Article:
What happened to the deaf in Germany?
What happened to the deaf and the disabled both before and during World War II? What atrocities and unimaginable acts of evil were committed?
This is an extensive topic, and unknown to most people. Over the years, Teater Manu has acquired a large archive of documentary material, and has interviewed Holocaust survivors. Teater Manu also gather inspirations from the Holocaust Museums in Jerusalem, Oslo and Berlin.
The perfect human
This story is important in order to understand the idea of «The pure and perfect Master Race» – which was part of Nazi ideology.
How did it start? There are many questions. The answers are not easy. What matters most is that we understand – and that we ask ourselves:
Could it happen again?
The theater performance «Crying Hands»
The barbarities cannot be described in a traditional theatrical production; the reality of it is too gruesome and grotesque. Crying hands are therefore no ordinary theater production, it does not tell a fictional tale. We are telling a story about real events. In this story, reality surpasses the imagination.
The Docudrama Crying Hands
The production can be considered a “docudrama”, accompanied by projections and a storyteller who presents facts to go with the actors’ performances. And the two actors are the bearers of stories on behalf of many individuals, all interwoven into a tale.
Crying Hands tells the tale of Hans and Gertrud.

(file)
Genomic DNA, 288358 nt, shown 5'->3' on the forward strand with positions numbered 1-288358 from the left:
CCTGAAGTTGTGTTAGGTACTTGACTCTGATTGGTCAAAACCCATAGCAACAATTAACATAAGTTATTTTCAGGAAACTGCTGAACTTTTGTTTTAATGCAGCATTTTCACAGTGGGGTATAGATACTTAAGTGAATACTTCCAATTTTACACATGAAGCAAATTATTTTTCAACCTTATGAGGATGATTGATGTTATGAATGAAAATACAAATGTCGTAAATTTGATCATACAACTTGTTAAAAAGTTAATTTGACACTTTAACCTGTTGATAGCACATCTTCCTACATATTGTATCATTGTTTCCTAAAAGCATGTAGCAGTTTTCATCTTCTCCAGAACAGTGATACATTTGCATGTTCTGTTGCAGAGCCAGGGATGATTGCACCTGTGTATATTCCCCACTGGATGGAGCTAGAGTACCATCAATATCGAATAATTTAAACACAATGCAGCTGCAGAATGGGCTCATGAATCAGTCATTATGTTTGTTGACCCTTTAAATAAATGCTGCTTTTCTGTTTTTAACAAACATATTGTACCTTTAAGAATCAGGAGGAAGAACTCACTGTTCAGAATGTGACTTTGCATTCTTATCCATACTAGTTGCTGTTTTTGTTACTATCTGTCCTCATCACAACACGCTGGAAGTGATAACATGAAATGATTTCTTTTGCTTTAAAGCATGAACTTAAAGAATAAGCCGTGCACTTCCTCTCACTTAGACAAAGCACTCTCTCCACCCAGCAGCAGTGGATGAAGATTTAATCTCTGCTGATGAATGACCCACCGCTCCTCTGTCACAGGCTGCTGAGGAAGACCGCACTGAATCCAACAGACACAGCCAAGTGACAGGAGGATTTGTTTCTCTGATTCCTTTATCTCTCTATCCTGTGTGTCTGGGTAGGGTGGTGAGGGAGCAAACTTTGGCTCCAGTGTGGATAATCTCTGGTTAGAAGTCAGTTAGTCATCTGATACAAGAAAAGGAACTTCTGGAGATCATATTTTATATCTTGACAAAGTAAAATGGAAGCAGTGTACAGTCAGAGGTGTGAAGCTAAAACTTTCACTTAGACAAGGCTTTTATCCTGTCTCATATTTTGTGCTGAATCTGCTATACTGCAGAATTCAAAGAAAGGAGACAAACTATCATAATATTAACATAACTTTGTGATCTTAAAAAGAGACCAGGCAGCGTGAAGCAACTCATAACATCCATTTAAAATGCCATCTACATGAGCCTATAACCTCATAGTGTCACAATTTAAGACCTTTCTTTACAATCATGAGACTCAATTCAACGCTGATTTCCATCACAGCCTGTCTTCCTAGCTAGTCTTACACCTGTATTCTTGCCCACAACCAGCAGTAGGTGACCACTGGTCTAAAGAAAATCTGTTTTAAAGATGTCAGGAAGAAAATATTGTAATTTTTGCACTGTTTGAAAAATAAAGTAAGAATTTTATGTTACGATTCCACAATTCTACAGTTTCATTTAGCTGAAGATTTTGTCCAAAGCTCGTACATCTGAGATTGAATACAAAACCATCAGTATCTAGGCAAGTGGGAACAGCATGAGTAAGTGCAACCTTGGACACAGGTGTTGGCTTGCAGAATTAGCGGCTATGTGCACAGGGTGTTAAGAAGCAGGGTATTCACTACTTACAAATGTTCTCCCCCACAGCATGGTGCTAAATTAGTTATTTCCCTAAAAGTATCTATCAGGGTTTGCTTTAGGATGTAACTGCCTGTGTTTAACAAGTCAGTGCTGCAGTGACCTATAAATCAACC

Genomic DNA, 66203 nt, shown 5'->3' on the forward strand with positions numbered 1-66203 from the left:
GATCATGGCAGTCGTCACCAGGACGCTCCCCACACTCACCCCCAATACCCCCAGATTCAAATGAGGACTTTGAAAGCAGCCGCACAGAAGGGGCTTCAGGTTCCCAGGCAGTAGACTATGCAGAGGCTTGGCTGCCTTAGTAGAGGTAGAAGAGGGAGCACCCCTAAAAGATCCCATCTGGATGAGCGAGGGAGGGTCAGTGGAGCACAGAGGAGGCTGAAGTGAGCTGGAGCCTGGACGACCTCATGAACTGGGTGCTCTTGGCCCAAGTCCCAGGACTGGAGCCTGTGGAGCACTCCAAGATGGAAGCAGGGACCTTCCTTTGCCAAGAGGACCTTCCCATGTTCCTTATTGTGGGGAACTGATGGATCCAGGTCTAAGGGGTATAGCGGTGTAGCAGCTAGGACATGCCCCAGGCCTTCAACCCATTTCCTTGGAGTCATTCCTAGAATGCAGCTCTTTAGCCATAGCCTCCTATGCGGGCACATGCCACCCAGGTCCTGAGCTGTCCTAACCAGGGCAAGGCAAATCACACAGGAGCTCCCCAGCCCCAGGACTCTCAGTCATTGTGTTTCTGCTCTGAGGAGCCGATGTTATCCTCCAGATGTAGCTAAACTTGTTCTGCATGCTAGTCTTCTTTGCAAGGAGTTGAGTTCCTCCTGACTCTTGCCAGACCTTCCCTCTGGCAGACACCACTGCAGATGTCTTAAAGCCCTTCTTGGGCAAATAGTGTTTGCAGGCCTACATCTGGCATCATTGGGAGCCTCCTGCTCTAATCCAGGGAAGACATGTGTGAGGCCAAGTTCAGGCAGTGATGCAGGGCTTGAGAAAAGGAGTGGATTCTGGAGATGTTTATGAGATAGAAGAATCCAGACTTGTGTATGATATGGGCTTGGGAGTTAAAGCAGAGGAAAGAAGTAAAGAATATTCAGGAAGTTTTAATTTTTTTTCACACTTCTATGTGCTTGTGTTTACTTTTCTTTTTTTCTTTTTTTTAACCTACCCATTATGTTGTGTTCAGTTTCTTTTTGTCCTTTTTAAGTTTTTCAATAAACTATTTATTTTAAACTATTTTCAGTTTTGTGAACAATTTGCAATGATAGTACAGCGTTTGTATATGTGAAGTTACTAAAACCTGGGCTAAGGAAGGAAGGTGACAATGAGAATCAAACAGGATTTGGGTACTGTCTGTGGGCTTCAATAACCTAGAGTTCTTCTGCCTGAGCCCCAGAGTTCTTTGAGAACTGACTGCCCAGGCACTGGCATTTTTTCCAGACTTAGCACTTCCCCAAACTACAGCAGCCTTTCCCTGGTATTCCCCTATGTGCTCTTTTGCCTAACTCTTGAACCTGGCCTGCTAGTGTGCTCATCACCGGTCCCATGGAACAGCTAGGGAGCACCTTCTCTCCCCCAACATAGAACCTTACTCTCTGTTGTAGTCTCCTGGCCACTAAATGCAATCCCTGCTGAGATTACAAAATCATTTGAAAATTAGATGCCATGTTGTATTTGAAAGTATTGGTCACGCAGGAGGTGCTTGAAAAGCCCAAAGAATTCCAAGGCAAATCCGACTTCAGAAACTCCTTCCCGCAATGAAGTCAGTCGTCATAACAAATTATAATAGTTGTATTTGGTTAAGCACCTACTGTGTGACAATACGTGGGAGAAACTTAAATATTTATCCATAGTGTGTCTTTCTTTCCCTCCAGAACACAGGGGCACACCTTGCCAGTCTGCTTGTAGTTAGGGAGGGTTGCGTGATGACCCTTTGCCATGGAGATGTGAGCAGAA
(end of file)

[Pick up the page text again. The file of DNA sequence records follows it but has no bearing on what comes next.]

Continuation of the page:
Hans was born deaf, and grew up in Berlin before the war broke out in 1939. He was very interested in motorcycles, and together with many other deaf people, he joined a Nazi storm trooper unit, and participated in the victory parade when Hitler came to power in 1933.
The production follows Hans’s fate and destiny as we witness his brutal transition from being a young man interested in sports, to his struggle for survival.
Gertrud is a German, born into a wealthy, upstanding family. She studies medicine and develops an interest in the Nazi theories regarding race at an early age. She eventually becomes directly involved in the systematic marginalization of the deaf.
Director Bentein Baardson’s thoughts on the project
I had absolutely no knowledge of the statutory sterilization of deaf men, women and children in Germany in the 1930s. Neither was I aware that already then the Nazis had implemented systematic measures to eradicate the deaf, and that they considered this to be a natural part of their Eugenics programme.
The fates of the deaf in Nazi Germany has been a neglected topic in the story of the Holocaust. It is only recently that this almost unknown chapter of history has been the subject of documentation and research. This material has provided the source for my dramatization, not least the contributions by Donna F. Ryan and John S. Schuchman, together with personal interviews of ten deaf survivors of the Nazi atrocities.
As I immersed myself in the material and studied it, including the important writings of Horst Biesold, it became clear to me that this undiscovered part of our history had to be communicated in a documentary manner, using photomontages – literally as a historical/visual backdrop to the actor’s performances. My time spent at the Yad Vashem memorial in Jerusalem reinforced my choice of stage design.
Rated: Adults and youths, 13 years and older.
Language: ASL (American Sign Language)
Voice actor: As we use voice actors, all Teater Manu productions are also accessible for hearing patrons.
Running time: 1 Hour and 30 minutes. No break.
Crying Hands is produced in collaboration with The Corcoran School of Arts and Design, Theatre & Dance Program of George Washington University in Washington, DC
Grateful acknowledgment is made to Crying Hands: Eugenics and Deaf People in Nazi Germany by Horst Biesold, published in English by Gallaudet University Press, Washington, DC.